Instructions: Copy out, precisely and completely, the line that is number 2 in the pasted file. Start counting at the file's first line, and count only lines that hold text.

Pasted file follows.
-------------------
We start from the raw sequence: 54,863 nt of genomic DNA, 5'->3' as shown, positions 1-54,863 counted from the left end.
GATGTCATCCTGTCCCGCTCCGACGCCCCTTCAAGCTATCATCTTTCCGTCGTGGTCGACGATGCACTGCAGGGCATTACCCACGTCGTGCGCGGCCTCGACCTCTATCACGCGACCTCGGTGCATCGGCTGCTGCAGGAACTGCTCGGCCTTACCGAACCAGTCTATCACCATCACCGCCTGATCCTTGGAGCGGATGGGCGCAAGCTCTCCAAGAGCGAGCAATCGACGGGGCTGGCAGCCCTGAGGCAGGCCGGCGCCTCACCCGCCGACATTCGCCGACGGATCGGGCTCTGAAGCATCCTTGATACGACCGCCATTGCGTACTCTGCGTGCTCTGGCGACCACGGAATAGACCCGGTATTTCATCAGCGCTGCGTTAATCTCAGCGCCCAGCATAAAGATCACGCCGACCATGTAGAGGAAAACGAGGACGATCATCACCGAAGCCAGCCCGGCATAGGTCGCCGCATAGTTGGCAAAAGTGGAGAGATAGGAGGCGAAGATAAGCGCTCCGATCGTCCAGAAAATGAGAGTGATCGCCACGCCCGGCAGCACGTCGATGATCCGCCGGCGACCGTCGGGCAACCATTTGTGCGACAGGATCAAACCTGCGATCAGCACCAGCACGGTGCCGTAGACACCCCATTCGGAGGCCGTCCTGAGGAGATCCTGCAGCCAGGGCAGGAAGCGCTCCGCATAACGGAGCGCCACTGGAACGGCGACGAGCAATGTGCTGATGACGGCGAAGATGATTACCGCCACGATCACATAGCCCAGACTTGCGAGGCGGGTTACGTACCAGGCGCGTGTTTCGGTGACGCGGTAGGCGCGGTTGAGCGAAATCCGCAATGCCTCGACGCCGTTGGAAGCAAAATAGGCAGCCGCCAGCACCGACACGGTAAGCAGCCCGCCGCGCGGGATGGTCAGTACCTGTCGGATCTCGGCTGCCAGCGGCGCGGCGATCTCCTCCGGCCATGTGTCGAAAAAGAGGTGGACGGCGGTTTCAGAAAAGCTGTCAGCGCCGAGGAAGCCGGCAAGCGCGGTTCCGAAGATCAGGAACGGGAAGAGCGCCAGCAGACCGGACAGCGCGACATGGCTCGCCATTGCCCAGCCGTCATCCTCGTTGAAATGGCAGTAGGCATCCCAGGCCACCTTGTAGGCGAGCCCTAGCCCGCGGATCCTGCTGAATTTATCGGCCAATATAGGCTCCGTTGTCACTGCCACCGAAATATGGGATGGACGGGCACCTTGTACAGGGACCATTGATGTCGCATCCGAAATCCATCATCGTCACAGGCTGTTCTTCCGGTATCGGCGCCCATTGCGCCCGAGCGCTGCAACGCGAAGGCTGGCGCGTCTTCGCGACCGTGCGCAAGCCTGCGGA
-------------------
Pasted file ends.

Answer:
GATGTCATCCTGTCCCGCTCCGACGCCCCTTCAAGCTATCATCTTTCCGTCGTGGTCGACGATGCACTGCAGGGCATTACCCACGTCGTGCGCGGCCTCGACCTCTATCACGCGACCTCGGTGCATCGGCTGCTGCAGGAACTGCTCGGCCTTACCGAACCAGTCTATCACCATCACCGCCTGATCCTTGGAGCGGATGGGCGCAAGCTCTCCAAGAGCGAGCAATCGACGGGGCTGGCAGCCCTGAGGCAGGCCGGCGCCTCACCCGCCGACATTCGCCGACGGATCGGGCTCTGAAGCATCCTTGATACGACCGCCATTGCGTACTCTGCGTGCTCTGGCGACCACGGAATAGACCCGGTATTTCATCAGCGCTGCGTTAATCTCAGCGCCCAGCATAAAGATCACGCCGACCATGTAGAGGAAAACGAGGACGATCATCACCGAAGCCAGCCCGGCATAGGTCGCCGCATAGTTGGCAAAAGTGGAGAGATAGGAGGCGAAGATAAGCGCTCCGATCGTCCAGAAAATGAGAGTGATCGCCACGCCCGGCAGCACGTCGATGATCCGCCGGCGACCGTCGGGCAACCATTTGTGCGACAGGATCAAACCTGCGATCAGCACCAGCACGGTGCCGTAGACACCCCATTCGGAGGCCGTCCTGAGGAGATCCTGCAGCCAGGGCAGGAAGCGCTCCGCATAACGGAGCGCCACTGGAACGGCGACGAGCAATGTGCTGATGACGGCGAAGATGATTACCGCCACGATCACATAGCCCAGACTTGCGAGGCGGGTTACGTACCAGGCGCGTGTTTCGGTGACGCGGTAGGCGCGGTTGAGCGAAATCCGCAATGCCTCGACGCCGTTGGAAGCAAAATAGGCAGCCGCCAGCACCGACACGGTAAGCAGCCCGCCGCGCGGGATGGTCAGTACCTGTCGGATCTCGGCTGCCAGCGGCGCGGCGATCTCCTCCGGCCATGTGTCGAAAAAGAGGTGGACGGCGGTTTCAGAAAAGCTGTCAGCGCCGAGGAAGCCGGCAAGCGCGGTTCCGAAGATCAGGAACGGGAAGAGCGCCAGCAGACCGGACAGCGCGACATGGCTCGCCATTGCCCAGCCGTCATCCTCGTTGAAATGGCAGTAGGCATCCCAGGCCACCTTGTAGGCGAGCCCTAGCCCGCGGATCCTGCTGAATTTATCGGCCAATATAGGCTCCGTTGTCACTGCCACCGAAATATGGGATGGACGGGCACCTTGTACAGGGACCATTGATGTCGCATCCGAAATCCATCATCGTCACAGGCTGTTCTTCCGGTATCGGCGCCCATTGCGCCCGAGCGCTGCAACGCGAAGGCTGGCGCGTCTTCGCGACCGTGCGCAAGCCTGCGGA